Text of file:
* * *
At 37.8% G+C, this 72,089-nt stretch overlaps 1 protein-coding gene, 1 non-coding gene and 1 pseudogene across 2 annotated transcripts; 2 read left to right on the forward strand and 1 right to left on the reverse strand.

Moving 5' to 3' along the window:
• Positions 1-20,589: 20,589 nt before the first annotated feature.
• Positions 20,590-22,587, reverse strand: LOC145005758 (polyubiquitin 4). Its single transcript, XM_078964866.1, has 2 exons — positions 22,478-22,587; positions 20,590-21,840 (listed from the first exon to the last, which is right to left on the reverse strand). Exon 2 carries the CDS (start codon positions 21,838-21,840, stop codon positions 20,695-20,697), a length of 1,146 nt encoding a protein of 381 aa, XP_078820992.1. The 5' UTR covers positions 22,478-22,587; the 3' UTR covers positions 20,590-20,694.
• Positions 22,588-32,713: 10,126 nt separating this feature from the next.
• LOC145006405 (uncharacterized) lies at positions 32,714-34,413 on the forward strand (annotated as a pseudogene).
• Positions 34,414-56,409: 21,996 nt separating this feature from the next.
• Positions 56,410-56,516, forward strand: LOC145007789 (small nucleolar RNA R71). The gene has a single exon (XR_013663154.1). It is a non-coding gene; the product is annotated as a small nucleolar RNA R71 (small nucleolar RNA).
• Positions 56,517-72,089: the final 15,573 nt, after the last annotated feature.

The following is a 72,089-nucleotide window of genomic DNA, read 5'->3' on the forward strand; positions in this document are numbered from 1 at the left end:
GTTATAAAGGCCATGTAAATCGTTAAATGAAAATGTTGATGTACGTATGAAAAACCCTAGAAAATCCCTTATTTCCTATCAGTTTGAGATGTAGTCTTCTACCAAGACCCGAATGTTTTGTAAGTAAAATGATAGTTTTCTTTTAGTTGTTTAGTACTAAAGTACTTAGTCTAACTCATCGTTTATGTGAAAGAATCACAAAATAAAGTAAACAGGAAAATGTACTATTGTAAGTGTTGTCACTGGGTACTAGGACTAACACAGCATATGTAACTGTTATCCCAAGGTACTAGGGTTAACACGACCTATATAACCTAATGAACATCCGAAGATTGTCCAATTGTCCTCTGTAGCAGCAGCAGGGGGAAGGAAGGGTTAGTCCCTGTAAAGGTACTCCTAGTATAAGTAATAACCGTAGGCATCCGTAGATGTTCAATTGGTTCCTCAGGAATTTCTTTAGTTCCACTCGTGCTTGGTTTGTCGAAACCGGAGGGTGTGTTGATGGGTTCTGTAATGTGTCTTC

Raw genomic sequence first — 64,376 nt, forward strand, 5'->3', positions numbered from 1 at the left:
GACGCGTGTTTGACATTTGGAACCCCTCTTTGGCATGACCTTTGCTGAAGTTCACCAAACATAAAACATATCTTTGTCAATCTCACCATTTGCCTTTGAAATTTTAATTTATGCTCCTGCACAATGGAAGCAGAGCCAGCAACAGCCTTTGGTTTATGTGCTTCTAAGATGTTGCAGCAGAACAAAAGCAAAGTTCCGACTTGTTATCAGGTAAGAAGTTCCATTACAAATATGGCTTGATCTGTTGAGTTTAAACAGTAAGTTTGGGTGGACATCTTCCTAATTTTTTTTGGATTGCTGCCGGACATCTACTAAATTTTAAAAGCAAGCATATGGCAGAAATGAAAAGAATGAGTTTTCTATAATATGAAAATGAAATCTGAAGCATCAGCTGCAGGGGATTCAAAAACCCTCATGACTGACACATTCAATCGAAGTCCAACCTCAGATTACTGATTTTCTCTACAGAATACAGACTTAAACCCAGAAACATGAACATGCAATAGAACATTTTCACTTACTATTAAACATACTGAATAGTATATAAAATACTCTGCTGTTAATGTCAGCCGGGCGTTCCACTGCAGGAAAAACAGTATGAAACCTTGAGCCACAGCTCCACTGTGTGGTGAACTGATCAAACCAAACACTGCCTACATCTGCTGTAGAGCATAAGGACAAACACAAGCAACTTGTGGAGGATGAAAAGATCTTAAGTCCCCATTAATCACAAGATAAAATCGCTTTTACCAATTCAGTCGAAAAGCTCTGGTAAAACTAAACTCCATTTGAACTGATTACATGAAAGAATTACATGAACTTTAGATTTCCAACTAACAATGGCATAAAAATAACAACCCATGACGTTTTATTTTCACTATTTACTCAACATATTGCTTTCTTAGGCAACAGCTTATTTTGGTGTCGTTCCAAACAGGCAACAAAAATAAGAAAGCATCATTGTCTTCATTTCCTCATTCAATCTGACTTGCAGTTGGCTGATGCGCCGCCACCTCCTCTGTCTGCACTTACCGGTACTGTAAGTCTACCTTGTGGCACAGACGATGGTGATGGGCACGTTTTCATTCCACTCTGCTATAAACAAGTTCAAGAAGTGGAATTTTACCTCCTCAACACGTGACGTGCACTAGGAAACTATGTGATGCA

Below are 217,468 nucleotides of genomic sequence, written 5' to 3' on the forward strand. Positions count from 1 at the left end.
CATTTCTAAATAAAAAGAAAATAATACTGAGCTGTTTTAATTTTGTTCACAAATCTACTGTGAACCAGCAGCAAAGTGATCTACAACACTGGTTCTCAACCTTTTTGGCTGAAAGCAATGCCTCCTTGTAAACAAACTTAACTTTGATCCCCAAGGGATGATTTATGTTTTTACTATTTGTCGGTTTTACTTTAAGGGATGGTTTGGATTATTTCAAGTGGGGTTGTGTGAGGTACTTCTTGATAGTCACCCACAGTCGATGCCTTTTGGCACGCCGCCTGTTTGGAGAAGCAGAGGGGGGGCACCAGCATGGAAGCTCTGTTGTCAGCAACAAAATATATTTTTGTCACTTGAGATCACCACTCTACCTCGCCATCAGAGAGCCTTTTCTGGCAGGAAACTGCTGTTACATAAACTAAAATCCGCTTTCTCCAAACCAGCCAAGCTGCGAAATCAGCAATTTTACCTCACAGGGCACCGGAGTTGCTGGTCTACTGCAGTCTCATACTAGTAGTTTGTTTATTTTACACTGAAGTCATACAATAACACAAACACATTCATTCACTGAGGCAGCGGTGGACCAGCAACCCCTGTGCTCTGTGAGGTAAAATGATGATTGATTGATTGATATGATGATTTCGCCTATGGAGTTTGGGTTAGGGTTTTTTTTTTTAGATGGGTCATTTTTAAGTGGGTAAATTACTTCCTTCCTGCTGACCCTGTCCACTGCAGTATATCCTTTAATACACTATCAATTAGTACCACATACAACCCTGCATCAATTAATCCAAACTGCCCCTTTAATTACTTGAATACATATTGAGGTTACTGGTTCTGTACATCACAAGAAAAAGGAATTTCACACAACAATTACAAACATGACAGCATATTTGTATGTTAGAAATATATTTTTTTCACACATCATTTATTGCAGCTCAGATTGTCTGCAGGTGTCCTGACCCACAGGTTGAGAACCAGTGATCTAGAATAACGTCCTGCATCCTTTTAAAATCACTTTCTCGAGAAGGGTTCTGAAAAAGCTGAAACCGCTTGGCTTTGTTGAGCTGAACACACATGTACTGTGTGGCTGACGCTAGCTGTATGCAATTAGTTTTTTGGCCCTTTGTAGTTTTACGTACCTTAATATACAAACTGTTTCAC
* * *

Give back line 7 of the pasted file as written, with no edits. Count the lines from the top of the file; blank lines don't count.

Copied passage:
• Positions 34,414-56,409: 21,996 nt separating this feature from the next.